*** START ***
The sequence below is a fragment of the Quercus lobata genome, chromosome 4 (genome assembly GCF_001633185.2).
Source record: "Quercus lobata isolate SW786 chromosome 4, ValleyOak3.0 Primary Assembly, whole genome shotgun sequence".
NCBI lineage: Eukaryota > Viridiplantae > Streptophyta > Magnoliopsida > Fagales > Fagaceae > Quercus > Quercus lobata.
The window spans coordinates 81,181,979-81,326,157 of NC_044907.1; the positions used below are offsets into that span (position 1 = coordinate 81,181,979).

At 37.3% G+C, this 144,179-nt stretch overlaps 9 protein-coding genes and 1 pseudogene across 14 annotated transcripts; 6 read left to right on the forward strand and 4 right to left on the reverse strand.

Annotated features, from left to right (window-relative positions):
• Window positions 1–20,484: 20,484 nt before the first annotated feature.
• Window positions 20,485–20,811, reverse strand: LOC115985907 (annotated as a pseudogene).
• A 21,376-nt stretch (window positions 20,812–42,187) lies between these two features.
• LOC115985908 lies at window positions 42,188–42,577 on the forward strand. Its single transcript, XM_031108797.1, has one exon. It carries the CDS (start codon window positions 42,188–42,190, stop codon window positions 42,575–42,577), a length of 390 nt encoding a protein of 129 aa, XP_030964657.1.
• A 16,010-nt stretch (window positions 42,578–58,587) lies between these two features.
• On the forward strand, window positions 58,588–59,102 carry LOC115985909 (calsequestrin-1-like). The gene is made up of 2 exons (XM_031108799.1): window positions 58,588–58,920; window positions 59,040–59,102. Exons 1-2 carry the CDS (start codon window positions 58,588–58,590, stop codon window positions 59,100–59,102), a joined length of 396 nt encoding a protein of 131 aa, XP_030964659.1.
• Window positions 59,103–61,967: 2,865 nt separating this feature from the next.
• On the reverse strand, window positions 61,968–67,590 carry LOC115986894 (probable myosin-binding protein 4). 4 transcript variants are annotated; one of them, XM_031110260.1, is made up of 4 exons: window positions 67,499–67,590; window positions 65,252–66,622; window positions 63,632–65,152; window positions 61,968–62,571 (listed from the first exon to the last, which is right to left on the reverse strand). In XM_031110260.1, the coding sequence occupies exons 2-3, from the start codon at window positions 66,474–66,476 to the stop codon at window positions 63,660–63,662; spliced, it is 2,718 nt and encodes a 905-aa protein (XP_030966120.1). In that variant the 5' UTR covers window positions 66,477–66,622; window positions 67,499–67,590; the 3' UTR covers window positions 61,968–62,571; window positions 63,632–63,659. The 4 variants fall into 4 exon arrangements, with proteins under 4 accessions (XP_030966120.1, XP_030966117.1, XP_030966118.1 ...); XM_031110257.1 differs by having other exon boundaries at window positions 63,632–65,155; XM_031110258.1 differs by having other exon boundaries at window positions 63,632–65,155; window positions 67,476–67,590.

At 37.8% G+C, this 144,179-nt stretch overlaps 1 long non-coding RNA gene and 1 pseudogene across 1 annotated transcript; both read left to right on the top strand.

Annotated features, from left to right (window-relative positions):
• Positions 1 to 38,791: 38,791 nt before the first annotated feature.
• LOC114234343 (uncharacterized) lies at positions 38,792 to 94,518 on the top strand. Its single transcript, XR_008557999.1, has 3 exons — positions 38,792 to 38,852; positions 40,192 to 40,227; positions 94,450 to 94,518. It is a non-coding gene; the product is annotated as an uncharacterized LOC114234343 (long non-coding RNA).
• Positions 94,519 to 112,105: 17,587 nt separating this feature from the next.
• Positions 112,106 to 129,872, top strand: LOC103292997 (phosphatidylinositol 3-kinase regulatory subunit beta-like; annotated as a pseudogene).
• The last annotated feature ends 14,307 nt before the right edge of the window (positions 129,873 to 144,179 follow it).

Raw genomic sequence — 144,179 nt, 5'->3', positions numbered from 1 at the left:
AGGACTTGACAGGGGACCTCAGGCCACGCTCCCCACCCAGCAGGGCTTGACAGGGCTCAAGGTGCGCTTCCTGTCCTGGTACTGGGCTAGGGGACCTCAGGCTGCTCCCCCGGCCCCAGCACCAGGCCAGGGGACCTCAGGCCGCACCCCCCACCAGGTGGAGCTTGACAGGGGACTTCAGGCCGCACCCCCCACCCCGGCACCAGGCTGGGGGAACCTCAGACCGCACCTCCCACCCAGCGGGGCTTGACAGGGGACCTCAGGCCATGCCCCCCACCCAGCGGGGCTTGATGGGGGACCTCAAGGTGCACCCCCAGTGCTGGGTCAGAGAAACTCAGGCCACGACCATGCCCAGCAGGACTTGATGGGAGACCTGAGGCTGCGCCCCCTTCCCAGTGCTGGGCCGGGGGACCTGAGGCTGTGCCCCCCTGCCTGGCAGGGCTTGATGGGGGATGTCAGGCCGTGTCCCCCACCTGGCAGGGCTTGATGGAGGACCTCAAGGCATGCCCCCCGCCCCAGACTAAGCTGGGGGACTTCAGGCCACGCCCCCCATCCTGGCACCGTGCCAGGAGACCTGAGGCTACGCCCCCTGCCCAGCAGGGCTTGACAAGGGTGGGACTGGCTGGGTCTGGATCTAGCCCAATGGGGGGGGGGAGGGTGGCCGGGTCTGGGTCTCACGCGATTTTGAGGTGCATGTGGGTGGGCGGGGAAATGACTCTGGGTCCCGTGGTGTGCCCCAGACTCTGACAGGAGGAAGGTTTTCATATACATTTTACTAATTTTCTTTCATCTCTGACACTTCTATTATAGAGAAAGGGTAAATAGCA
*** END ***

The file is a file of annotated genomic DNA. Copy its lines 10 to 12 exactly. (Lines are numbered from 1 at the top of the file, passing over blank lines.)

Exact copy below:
• LOC115985908 lies at window positions 42,188–42,577 on the forward strand. Its single transcript, XM_031108797.1, has one exon. It carries the CDS (start codon window positions 42,188–42,190, stop codon window positions 42,575–42,577), a length of 390 nt encoding a protein of 129 aa, XP_030964657.1.
• A 16,010-nt stretch (window positions 42,578–58,587) lies between these two features.
• On the forward strand, window positions 58,588–59,102 carry LOC115985909 (calsequestrin-1-like). The gene is made up of 2 exons (XM_031108799.1): window positions 58,588–58,920; window positions 59,040–59,102. Exons 1-2 carry the CDS (start codon window positions 58,588–58,590, stop codon window positions 59,100–59,102), a joined length of 396 nt encoding a protein of 131 aa, XP_030964659.1.